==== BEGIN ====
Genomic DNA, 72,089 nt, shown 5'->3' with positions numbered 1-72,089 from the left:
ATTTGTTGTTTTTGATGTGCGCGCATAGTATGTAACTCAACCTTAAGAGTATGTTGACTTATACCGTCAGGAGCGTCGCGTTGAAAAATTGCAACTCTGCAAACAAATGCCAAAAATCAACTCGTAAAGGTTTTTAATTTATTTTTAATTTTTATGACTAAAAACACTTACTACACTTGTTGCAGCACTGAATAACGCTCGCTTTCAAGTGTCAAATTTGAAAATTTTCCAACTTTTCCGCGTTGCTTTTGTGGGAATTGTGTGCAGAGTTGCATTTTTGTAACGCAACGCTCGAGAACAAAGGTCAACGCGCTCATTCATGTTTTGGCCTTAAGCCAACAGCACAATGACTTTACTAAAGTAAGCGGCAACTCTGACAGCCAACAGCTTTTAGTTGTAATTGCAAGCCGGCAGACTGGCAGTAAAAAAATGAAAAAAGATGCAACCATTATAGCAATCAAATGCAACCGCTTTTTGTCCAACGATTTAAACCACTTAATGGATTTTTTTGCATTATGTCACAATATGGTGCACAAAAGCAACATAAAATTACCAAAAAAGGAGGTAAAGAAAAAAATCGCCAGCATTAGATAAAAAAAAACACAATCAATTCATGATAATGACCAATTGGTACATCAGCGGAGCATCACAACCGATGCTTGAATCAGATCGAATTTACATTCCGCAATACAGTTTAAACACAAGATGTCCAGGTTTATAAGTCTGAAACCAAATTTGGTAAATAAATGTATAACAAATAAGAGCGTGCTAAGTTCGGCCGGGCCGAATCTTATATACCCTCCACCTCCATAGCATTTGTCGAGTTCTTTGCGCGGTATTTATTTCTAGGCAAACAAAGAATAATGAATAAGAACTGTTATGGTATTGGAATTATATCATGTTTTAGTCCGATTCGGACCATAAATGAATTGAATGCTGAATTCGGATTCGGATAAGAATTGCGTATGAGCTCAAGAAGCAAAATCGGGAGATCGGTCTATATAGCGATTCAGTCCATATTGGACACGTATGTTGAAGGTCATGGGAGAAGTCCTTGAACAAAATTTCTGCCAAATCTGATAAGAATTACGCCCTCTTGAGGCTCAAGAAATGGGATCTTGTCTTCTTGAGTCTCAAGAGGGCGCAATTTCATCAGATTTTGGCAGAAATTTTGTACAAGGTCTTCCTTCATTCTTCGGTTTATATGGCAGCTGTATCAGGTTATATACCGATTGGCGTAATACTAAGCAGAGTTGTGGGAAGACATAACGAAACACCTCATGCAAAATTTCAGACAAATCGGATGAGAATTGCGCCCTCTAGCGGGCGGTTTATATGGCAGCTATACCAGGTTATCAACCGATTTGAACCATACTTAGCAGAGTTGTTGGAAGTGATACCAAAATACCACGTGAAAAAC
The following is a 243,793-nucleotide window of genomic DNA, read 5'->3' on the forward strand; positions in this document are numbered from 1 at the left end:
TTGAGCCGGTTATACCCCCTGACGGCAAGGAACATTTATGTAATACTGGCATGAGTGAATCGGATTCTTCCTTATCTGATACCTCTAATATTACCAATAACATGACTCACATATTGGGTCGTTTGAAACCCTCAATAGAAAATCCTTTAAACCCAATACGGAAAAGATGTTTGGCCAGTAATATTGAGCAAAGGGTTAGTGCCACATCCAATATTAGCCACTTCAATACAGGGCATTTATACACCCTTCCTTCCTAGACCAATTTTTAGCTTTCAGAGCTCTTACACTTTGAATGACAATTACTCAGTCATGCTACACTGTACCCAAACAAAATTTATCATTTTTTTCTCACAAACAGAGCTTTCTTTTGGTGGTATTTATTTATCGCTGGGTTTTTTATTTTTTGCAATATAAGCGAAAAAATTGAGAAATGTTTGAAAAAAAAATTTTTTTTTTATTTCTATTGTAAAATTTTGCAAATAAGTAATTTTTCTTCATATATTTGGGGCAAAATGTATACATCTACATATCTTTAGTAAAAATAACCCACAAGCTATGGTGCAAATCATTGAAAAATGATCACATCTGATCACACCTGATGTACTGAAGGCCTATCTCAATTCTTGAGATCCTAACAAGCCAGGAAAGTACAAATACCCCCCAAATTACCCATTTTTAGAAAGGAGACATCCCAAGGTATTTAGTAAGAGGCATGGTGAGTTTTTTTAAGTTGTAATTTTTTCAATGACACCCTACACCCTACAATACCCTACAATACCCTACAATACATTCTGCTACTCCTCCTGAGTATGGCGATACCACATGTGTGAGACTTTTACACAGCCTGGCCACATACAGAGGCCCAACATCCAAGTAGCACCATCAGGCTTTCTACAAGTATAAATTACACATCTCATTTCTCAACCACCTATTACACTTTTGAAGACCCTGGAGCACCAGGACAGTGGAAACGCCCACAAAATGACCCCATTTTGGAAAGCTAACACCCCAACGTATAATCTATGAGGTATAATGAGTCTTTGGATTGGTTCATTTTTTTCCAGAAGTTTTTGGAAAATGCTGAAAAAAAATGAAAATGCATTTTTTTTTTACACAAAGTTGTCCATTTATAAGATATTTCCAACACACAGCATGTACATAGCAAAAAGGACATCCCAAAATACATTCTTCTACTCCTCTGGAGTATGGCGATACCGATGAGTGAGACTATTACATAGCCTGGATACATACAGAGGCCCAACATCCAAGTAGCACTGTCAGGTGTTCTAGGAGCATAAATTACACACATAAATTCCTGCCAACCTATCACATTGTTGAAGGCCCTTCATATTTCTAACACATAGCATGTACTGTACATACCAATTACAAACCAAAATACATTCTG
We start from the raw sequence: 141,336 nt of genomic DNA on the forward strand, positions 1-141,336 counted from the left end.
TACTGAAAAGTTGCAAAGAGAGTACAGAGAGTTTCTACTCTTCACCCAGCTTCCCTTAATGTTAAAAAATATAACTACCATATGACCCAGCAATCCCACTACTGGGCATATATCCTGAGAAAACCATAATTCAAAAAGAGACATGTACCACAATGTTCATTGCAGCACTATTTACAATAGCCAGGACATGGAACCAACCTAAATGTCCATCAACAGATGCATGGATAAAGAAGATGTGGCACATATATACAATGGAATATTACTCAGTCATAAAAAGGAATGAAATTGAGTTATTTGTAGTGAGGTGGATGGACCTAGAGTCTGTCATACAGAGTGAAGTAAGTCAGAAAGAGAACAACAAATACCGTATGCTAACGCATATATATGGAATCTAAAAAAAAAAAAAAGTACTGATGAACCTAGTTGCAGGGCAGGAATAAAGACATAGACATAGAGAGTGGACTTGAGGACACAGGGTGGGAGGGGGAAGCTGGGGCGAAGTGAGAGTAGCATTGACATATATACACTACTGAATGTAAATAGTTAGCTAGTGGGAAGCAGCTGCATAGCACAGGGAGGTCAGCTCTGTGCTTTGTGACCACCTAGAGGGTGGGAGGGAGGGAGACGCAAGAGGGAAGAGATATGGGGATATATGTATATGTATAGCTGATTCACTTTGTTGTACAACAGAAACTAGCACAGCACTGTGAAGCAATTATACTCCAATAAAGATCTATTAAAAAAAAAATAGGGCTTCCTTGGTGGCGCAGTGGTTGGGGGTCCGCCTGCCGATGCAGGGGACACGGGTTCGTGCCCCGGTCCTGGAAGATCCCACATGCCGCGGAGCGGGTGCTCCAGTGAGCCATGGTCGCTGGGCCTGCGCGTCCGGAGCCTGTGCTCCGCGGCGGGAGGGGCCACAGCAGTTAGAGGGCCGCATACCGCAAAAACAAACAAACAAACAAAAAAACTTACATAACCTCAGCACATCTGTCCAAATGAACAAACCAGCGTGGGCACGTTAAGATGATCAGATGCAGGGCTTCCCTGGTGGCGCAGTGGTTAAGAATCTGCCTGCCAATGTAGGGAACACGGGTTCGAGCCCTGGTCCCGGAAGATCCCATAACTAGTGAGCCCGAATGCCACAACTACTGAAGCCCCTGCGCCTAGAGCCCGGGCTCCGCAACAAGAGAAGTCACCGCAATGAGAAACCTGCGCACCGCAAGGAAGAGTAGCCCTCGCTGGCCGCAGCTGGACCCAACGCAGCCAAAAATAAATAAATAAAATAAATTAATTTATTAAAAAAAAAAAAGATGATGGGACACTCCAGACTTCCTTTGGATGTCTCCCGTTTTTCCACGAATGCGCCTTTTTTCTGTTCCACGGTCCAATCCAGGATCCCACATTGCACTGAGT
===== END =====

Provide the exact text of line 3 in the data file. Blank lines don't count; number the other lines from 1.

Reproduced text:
The following is a 243,793-nucleotide window of genomic DNA, read 5'->3' on the forward strand; positions in this document are numbered from 1 at the left end: